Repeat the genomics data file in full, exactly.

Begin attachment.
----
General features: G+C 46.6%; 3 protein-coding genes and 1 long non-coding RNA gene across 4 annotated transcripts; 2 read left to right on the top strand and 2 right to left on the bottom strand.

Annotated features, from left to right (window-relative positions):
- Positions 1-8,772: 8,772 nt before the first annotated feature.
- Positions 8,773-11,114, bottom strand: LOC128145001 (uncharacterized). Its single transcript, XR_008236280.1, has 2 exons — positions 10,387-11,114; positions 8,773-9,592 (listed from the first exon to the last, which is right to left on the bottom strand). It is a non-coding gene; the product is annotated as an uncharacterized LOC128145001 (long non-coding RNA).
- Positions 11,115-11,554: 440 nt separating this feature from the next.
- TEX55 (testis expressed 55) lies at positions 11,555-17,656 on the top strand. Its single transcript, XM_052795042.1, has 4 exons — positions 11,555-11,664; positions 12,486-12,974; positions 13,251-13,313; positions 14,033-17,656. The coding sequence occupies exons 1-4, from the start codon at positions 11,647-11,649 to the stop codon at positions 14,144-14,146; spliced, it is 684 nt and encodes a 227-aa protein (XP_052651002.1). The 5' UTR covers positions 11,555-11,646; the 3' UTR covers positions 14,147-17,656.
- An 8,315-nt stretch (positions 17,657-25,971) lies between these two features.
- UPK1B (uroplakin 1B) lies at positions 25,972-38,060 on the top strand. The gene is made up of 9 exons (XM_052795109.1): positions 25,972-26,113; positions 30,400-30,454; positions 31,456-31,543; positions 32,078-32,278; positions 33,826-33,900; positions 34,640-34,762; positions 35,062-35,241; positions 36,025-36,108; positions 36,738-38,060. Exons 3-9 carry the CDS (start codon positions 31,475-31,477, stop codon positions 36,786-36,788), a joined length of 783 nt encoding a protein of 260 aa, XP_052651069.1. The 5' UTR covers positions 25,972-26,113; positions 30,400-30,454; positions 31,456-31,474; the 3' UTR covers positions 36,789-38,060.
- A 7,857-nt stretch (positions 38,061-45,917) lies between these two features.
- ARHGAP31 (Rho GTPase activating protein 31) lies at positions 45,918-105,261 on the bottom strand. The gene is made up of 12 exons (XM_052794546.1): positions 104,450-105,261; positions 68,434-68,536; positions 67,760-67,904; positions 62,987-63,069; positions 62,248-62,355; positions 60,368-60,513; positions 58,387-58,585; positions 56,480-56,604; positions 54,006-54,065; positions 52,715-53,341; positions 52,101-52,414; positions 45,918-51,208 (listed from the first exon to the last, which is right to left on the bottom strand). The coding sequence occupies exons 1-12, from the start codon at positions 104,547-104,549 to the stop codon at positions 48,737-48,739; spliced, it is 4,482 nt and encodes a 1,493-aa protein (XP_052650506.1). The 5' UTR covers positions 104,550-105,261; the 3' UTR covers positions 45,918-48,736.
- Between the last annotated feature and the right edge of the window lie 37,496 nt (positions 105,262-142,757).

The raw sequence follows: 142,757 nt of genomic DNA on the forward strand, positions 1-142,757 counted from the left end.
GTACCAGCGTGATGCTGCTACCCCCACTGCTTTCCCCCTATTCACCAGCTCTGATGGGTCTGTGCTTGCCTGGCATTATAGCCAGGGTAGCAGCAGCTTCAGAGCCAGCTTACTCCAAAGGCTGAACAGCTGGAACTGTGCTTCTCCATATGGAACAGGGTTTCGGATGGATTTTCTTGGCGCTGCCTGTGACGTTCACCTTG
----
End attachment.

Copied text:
General features: G+C 46.6%; 3 protein-coding genes and 1 long non-coding RNA gene across 4 annotated transcripts; 2 read left to right on the top strand and 2 right to left on the bottom strand.

Annotated features, from left to right (window-relative positions):
- Positions 1-8,772: 8,772 nt before the first annotated feature.
- Positions 8,773-11,114, bottom strand: LOC128145001 (uncharacterized). Its single transcript, XR_008236280.1, has 2 exons — positions 10,387-11,114; positions 8,773-9,592 (listed from the first exon to the last, which is right to left on the bottom strand). It is a non-coding gene; the product is annotated as an uncharacterized LOC128145001 (long non-coding RNA).
- Positions 11,115-11,554: 440 nt separating this feature from the next.
- TEX55 (testis expressed 55) lies at positions 11,555-17,656 on the top strand. Its single transcript, XM_052795042.1, has 4 exons — positions 11,555-11,664; positions 12,486-12,974; positions 13,251-13,313; positions 14,033-17,656. The coding sequence occupies exons 1-4, from the start codon at positions 11,647-11,649 to the stop codon at positions 14,144-14,146; spliced, it is 684 nt and encodes a 227-aa protein (XP_052651002.1). The 5' UTR covers positions 11,555-11,646; the 3' UTR covers positions 14,147-17,656.
- An 8,315-nt stretch (positions 17,657-25,971) lies between these two features.
- UPK1B (uroplakin 1B) lies at positions 25,972-38,060 on the top strand. The gene is made up of 9 exons (XM_052795109.1): positions 25,972-26,113; positions 30,400-30,454; positions 31,456-31,543; positions 32,078-32,278; positions 33,826-33,900; positions 34,640-34,762; positions 35,062-35,241; positions 36,025-36,108; positions 36,738-38,060. Exons 3-9 carry the CDS (start codon positions 31,475-31,477, stop codon positions 36,786-36,788), a joined length of 783 nt encoding a protein of 260 aa, XP_052651069.1. The 5' UTR covers positions 25,972-26,113; positions 30,400-30,454; positions 31,456-31,474; the 3' UTR covers positions 36,789-38,060.
- A 7,857-nt stretch (positions 38,061-45,917) lies between these two features.
- ARHGAP31 (Rho GTPase activating protein 31) lies at positions 45,918-105,261 on the bottom strand. The gene is made up of 12 exons (XM_052794546.1): positions 104,450-105,261; positions 68,434-68,536; positions 67,760-67,904; positions 62,987-63,069; positions 62,248-62,355; positions 60,368-60,513; positions 58,387-58,585; positions 56,480-56,604; positions 54,006-54,065; positions 52,715-53,341; positions 52,101-52,414; positions 45,918-51,208 (listed from the first exon to the last, which is right to left on the bottom strand). The coding sequence occupies exons 1-12, from the start codon at positions 104,547-104,549 to the stop codon at positions 48,737-48,739; spliced, it is 4,482 nt and encodes a 1,493-aa protein (XP_052650506.1). The 5' UTR covers positions 104,550-105,261; the 3' UTR covers positions 45,918-48,736.
- Between the last annotated feature and the right edge of the window lie 37,496 nt (positions 105,262-142,757).

The raw sequence follows: 142,757 nt of genomic DNA on the forward strand, positions 1-142,757 counted from the left end.
GTACCAGCGTGATGCTGCTACCCCCACTGCTTTCCCCCTATTCACCAGCTCTGATGGGTCTGTGCTTGCCTGGCATTATAGCCAGGGTAGCAGCAGCTTCAGAGCCAGCTTACTCCAAAGGCTGAACAGCTGGAACTGTGCTTCTCCATATGGAACAGGGTTTCGGATGGATTTTCTTGGCGCTGCCTGTGACGTTCACCTTG